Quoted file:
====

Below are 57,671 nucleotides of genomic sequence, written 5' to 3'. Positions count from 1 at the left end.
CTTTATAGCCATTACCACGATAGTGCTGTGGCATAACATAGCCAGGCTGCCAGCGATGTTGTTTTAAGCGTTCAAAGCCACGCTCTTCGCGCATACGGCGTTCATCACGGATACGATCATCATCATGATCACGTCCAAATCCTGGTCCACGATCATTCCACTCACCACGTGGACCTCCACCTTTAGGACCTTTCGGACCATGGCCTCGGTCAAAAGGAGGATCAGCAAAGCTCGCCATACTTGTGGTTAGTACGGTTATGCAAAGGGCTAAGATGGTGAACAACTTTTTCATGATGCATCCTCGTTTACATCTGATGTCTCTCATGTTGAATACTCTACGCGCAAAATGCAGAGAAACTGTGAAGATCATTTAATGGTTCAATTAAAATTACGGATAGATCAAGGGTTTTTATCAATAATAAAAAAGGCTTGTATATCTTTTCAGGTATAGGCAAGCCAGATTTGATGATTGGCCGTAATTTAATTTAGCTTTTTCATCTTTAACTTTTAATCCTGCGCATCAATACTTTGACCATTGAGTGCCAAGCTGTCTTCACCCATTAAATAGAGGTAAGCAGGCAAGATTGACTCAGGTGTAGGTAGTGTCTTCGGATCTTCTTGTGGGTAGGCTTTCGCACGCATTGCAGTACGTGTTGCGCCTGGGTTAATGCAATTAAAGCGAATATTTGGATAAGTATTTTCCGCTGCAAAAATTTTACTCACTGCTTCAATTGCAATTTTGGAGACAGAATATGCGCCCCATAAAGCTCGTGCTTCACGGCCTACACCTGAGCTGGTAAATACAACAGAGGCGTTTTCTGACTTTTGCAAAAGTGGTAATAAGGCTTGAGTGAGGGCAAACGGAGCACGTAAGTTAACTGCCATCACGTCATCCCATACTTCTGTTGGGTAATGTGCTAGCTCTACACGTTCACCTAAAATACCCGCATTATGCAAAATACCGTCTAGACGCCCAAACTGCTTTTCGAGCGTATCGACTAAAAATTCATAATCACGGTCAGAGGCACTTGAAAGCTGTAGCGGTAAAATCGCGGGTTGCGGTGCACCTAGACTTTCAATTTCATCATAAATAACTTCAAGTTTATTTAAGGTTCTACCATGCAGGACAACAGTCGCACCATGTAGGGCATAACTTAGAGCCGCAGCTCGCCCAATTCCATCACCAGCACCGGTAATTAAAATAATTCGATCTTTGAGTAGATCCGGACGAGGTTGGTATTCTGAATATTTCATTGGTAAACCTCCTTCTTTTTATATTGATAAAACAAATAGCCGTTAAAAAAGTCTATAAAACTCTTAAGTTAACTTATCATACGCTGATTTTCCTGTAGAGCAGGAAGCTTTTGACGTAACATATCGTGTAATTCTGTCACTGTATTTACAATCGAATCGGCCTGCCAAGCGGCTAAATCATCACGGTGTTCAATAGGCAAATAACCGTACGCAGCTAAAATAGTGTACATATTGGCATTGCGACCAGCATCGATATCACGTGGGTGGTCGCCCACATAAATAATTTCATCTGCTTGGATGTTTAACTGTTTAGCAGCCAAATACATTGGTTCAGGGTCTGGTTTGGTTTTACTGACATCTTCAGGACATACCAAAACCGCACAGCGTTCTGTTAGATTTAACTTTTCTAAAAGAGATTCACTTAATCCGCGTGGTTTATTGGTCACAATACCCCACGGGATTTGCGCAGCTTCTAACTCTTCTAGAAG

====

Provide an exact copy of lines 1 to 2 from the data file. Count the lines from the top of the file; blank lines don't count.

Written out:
Below are 57,671 nucleotides of genomic sequence, written 5' to 3'. Positions count from 1 at the left end.
CTTTATAGCCATTACCACGATAGTGCTGTGGCATAACATAGCCAGGCTGCCAGCGATGTTGTTTTAAGCGTTCAAAGCCACGCTCTTCGCGCATACGGCGTTCATCACGGATACGATCATCATCATGATCACGTCCAAATCCTGGTCCACGATCATTCCACTCACCACGTGGACCTCCACCTTTAGGACCTTTCGGACCATGGCCTCGGTCAAAAGGAGGATCAGCAAAGCTCGCCATACTTGTGGTTAGTACGGTTATGCAAAGGGCTAAGATGGTGAACAACTTTTTCATGATGCATCCTCGTTTACATCTGATGTCTCTCATGTTGAATACTCTACGCGCAAAATGCAGAGAAACTGTGAAGATCATTTAATGGTTCAATTAAAATTACGGATAGATCAAGGGTTTTTATCAATAATAAAAAAGGCTTGTATATCTTTTCAGGTATAGGCAAGCCAGATTTGATGATTGGCCGTAATTTAATTTAGCTTTTTCATCTTTAACTTTTAATCCTGCGCATCAATACTTTGACCATTGAGTGCCAAGCTGTCTTCACCCATTAAATAGAGGTAAGCAGGCAAGATTGACTCAGGTGTAGGTAGTGTCTTCGGATCTTCTTGTGGGTAGGCTTTCGCACGCATTGCAGTACGTGTTGCGCCTGGGTTAATGCAATTAAAGCGAATATTTGGATAAGTATTTTCCGCTGCAAAAATTTTACTCACTGCTTCAATTGCAATTTTGGAGACAGAATATGCGCCCCATAAAGCTCGTGCTTCACGGCCTACACCTGAGCTGGTAAATACAACAGAGGCGTTTTCTGACTTTTGCAAAAGTGGTAATAAGGCTTGAGTGAGGGCAAACGGAGCACGTAAGTTAACTGCCATCACGTCATCCCATACTTCTGTTGGGTAATGTGCTAGCTCTACACGTTCACCTAAAATACCCGCATTATGCAAAATACCGTCTAGACGCCCAAACTGCTTTTCGAGCGTATCGACTAAAAATTCATAATCACGGTCAGAGGCACTTGAAAGCTGTAGCGGTAAAATCGCGGGTTGCGGTGCACCTAGACTTTCAATTTCATCATAAATAACTTCAAGTTTATTTAAGGTTCTACCATGCAGGACAACAGTCGCACCATGTAGGGCATAACTTAGAGCCGCAGCTCGCCCAATTCCATCACCAGCACCGGTAATTAAAATAATTCGATCTTTGAGTAGATCCGGACGAGGTTGGTATTCTGAATATTTCATTGGTAAACCTCCTTCTTTTTATATTGATAAAACAAATAGCCGTTAAAAAAGTCTATAAAACTCTTAAGTTAACTTATCATACGCTGATTTTCCTGTAGAGCAGGAAGCTTTTGACGTAACATATCGTGTAATTCTGTCACTGTATTTACAATCGAATCGGCCTGCCAAGCGGCTAAATCATCACGGTGTTCAATAGGCAAATAACCGTACGCAGCTAAAATAGTGTACATATTGGCATTGCGACCAGCATCGATATCACGTGGGTGGTCGCCCACATAAATAATTTCATCTGCTTGGATGTTTAACTGTTTAGCAGCCAAATACATTGGTTCAGGGTCTGGTTTGGTTTTACTGACATCTTCAGGACATACCAAAACCGCACAGCGTTCTGTTAGATTTAACTTTTCTAAAAGAGATTCACTTAATCCGCGTGGTTTATTGGTCACAATACCCCACGGGATTTGCGCAGCTTCTAACTCTTCTAGAAG